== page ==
Tugging at this thread of engine development, we bump into two Giants of combustion theory who also had the capability of translating research into devastatingly fast motorcycles and cars. Kusmicki’s ‘uncle’ in this regard must be Harry Weslake (above and below, behind riders)
, who began his career tuning motorcycle engines for Brooklands racers, using the theories of Sir Harry Ricardo
, who we’ll meet later.
Harry Weslake was a child (b.1897) of relative privilege whose father was the director of Willey&Co., manufacturers of gas meters. As a young man, he became obsessed with motorcycles and adept at riding and modifying them. His first mount at 16 was a Rudge
which he set about improving for competition in his local Exeter hillclimbs, by fitting an NSU two-speed gear hub to the crankshaft (below)
. Thus, his appearances at competitions often resulted in embarrassment to older and more experienced riders. Weslake became notorious for his fast riding style, and should be considered certainly a Veteran Café Racer!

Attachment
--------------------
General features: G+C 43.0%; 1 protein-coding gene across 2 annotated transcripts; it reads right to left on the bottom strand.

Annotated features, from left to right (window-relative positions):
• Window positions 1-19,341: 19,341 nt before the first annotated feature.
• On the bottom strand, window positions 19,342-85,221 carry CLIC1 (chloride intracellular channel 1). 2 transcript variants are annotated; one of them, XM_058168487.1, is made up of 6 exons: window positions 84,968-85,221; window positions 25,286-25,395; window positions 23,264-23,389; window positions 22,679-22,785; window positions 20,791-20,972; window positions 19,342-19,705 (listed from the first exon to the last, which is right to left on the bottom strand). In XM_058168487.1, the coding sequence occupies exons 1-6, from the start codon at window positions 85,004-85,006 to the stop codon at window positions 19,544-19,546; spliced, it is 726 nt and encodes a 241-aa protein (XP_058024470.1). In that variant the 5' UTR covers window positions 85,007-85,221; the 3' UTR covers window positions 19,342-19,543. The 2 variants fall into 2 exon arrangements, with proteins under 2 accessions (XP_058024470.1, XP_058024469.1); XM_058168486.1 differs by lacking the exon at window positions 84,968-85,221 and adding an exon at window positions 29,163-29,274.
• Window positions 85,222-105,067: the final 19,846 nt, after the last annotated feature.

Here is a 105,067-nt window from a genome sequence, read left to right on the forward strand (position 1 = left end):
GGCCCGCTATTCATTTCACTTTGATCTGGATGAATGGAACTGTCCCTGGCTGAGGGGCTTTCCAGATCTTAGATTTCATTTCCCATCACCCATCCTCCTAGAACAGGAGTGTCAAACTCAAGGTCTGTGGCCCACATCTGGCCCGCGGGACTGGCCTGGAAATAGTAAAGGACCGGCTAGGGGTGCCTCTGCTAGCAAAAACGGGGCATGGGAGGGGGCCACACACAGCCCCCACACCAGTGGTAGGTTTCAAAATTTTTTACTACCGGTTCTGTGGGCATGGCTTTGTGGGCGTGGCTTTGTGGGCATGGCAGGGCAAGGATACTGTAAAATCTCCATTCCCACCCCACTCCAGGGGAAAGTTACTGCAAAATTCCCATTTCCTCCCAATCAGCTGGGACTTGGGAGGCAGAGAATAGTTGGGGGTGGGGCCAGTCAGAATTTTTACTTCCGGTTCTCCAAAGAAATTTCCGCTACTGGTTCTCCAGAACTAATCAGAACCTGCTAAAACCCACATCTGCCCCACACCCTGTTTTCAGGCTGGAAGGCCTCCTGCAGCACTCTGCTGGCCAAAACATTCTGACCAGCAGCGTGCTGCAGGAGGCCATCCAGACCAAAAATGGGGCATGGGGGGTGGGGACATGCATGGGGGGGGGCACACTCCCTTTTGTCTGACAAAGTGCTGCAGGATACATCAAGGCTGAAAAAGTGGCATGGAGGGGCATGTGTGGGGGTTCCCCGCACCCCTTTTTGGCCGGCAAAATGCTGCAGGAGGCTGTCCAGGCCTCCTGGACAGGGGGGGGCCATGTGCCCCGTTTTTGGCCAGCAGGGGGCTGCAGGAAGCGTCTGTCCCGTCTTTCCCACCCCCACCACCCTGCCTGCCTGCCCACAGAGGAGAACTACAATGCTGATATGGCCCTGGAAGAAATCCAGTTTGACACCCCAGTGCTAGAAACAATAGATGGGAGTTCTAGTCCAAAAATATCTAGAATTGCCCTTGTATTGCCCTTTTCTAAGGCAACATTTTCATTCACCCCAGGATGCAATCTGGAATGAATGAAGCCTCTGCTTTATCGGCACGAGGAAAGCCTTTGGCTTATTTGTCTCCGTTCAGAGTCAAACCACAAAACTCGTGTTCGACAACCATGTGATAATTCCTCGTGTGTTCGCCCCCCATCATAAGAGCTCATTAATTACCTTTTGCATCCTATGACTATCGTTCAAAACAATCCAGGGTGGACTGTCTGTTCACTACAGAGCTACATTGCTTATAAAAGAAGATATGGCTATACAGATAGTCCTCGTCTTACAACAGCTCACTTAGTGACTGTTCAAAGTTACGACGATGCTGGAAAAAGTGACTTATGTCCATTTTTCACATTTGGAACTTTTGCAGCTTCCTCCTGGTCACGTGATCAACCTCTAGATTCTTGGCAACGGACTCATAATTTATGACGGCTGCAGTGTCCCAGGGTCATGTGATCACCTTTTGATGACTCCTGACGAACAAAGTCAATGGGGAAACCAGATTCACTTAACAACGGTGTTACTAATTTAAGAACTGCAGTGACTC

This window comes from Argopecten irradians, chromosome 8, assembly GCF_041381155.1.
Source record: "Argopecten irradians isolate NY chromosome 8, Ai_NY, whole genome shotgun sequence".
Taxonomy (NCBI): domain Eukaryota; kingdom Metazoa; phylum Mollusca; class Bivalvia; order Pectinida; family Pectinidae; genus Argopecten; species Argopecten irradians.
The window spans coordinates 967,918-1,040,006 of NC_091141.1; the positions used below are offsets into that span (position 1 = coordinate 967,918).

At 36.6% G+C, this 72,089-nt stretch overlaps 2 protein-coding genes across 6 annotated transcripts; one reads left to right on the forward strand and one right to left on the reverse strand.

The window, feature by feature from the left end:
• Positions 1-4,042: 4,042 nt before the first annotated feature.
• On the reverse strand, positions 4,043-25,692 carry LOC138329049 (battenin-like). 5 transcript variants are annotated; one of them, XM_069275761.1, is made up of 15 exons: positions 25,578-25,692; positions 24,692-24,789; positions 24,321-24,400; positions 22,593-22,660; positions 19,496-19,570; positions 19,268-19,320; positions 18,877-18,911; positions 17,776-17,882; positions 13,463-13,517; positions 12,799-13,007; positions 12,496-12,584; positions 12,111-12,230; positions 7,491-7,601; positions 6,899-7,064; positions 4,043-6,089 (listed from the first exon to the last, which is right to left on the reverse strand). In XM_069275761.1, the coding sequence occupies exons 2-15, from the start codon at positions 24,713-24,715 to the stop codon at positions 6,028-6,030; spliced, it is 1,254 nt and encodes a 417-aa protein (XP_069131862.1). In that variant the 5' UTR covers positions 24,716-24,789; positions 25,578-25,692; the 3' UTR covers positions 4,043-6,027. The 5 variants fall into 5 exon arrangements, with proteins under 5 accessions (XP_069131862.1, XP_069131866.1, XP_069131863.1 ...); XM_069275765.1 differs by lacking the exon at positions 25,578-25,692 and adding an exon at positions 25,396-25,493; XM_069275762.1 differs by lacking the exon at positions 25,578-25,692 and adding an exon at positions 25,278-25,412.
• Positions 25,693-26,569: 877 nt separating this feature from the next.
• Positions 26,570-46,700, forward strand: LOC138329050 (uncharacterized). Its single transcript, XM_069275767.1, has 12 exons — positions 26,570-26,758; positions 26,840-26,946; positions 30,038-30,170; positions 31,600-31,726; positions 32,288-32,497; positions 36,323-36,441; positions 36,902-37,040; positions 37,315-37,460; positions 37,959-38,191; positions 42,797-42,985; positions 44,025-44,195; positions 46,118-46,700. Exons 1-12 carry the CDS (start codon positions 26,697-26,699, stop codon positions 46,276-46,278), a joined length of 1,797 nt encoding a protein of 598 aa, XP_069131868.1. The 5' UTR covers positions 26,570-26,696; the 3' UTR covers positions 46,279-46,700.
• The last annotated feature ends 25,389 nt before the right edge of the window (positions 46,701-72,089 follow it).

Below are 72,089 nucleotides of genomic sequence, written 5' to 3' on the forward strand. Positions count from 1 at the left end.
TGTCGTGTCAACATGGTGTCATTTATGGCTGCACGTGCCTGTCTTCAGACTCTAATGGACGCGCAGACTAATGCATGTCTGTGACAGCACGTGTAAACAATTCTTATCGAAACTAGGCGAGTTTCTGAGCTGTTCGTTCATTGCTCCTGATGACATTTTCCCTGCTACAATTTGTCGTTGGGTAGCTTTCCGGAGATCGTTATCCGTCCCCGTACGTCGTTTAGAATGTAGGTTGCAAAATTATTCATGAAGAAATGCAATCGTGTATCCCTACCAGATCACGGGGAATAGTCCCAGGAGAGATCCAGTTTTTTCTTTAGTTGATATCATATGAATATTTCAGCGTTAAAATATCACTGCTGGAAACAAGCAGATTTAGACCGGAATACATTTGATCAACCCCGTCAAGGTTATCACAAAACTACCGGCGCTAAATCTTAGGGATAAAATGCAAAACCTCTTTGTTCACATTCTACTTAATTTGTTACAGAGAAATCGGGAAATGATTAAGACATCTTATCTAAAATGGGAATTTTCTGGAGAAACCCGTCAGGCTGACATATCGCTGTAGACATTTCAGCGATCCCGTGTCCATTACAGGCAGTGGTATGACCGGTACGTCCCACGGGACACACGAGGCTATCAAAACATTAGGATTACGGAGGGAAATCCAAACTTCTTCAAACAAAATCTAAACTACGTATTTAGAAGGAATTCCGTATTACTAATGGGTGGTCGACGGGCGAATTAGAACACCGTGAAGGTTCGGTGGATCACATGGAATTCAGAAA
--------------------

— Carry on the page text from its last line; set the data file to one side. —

The Rudge used a unique carburetor, the ‘Senspray’, which had several good ideas, but required the constant manipulation of two levers to give good performance. Harry’s first patent in 1914 was an improvement on the Senspray principles, and led to his production of the ‘Wex’ (Weslake EXeter - see below) carburetor after WW1.
The Wex was certainly one of the best performing carbs available in the late ‘Teens, requiring only a single lever to operate, and gave significantly better fuel economy with a cleaner gas flow, which also happened to boost power. Soon the Wex could be seen on all sorts of competition machinery, including Sunbeams
, Brough Superiors
, and Zeniths
. George Brough (below, with ‘Spit and Polish’, which used a Wex carb – note Harry behind GB
), in his usual effort to have that something ‘extra special’ from his parts suppliers, insisted at one point that Weslake personally road test SS100s fitted with the Wex carb, to see for himself how the machines performed.
Gordon Cobbold, a die-hard Sunbeam racer in the early 1920s, pulled Weslake into the world of track racing at Brooklands
, asking Harry to tune his engines and sponsor his machines to retain Cobbold’s amateur status. Weslake quickly became an indispensable figure for serious racers, and plenty of Vintage-era photographs from that hallowed track show him standing behind a victorious motorcycle which used a Wex carb. In short order, John Marston